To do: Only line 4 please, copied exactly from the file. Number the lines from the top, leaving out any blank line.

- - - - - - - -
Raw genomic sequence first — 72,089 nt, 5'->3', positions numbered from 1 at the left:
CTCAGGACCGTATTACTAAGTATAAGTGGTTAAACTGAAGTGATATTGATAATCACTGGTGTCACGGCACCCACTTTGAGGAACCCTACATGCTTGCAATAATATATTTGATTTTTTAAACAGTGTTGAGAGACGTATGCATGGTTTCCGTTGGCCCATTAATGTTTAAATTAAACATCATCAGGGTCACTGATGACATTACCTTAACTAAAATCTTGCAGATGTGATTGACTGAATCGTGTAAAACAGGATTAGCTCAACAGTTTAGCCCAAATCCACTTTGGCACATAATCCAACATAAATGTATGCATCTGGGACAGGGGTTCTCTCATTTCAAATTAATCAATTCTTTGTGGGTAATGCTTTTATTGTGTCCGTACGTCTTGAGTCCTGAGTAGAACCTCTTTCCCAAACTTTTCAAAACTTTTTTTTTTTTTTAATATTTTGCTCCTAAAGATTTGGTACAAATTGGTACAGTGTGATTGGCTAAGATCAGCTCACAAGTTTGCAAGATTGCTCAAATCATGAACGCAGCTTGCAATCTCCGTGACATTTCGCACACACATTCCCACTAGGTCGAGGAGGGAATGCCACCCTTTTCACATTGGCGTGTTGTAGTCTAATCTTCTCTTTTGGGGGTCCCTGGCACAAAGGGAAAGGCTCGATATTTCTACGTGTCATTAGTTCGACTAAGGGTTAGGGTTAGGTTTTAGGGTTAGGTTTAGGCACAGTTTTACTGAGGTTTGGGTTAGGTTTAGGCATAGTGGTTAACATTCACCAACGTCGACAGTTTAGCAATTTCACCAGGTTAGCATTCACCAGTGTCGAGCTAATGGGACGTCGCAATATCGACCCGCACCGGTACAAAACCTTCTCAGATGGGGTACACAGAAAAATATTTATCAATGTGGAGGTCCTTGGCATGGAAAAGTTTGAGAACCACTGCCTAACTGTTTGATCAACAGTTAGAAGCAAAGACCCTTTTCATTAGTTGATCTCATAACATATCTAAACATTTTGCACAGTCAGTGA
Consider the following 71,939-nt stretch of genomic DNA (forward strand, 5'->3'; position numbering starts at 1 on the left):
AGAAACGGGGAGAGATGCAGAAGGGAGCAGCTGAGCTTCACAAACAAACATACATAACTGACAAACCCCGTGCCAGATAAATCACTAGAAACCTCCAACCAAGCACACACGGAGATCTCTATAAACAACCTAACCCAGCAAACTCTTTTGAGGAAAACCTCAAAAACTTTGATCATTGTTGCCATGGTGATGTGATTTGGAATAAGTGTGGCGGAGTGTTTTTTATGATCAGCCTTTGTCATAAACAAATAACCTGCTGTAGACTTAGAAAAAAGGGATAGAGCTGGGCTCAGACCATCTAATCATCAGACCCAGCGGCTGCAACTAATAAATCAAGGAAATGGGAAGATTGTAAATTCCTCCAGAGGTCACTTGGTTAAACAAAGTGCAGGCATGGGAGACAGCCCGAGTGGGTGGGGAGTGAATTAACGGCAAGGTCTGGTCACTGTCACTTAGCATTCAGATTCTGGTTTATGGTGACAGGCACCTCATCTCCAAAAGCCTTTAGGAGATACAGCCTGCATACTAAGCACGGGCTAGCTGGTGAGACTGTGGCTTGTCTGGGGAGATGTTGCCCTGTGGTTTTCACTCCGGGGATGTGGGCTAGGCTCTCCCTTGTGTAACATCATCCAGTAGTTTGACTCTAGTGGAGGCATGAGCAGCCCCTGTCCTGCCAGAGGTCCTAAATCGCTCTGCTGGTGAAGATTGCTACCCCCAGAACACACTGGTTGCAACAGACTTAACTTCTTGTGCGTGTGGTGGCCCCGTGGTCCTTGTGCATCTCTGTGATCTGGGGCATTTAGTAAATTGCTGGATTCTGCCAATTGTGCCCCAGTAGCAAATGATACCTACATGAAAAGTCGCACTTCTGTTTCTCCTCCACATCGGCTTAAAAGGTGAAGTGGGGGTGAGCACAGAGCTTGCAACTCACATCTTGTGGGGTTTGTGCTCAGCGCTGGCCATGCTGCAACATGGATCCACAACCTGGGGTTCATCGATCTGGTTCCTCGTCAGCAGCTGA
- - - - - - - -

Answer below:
AGAAACGGGGAGAGATGCAGAAGGGAGCAGCTGAGCTTCACAAACAAACATACATAACTGACAAACCCCGTGCCAGATAAATCACTAGAAACCTCCAACCAAGCACACACGGAGATCTCTATAAACAACCTAACCCAGCAAACTCTTTTGAGGAAAACCTCAAAAACTTTGATCATTGTTGCCATGGTGATGTGATTTGGAATAAGTGTGGCGGAGTGTTTTTTATGATCAGCCTTTGTCATAAACAAATAACCTGCTGTAGACTTAGAAAAAAGGGATAGAGCTGGGCTCAGACCATCTAATCATCAGACCCAGCGGCTGCAACTAATAAATCAAGGAAATGGGAAGATTGTAAATTCCTCCAGAGGTCACTTGGTTAAACAAAGTGCAGGCATGGGAGACAGCCCGAGTGGGTGGGGAGTGAATTAACGGCAAGGTCTGGTCACTGTCACTTAGCATTCAGATTCTGGTTTATGGTGACAGGCACCTCATCTCCAAAAGCCTTTAGGAGATACAGCCTGCATACTAAGCACGGGCTAGCTGGTGAGACTGTGGCTTGTCTGGGGAGATGTTGCCCTGTGGTTTTCACTCCGGGGATGTGGGCTAGGCTCTCCCTTGTGTAACATCATCCAGTAGTTTGACTCTAGTGGAGGCATGAGCAGCCCCTGTCCTGCCAGAGGTCCTAAATCGCTCTGCTGGTGAAGATTGCTACCCCCAGAACACACTGGTTGCAACAGACTTAACTTCTTGTGCGTGTGGTGGCCCCGTGGTCCTTGTGCATCTCTGTGATCTGGGGCATTTAGTAAATTGCTGGATTCTGCCAATTGTGCCCCAGTAGCAAATGATACCTACATGAAAAGTCGCACTTCTGTTTCTCCTCCACATCGGCTTAAAAGGTGAAGTGGGGGTGAGCACAGAGCTTGCAACTCACATCTTGTGGGGTTTGTGCTCAGCGCTGGCCATGCTGCAACATGGATCCACAACCTGGGGTTCATCGATCTGGTTCCTCGTCAGCAGCTGA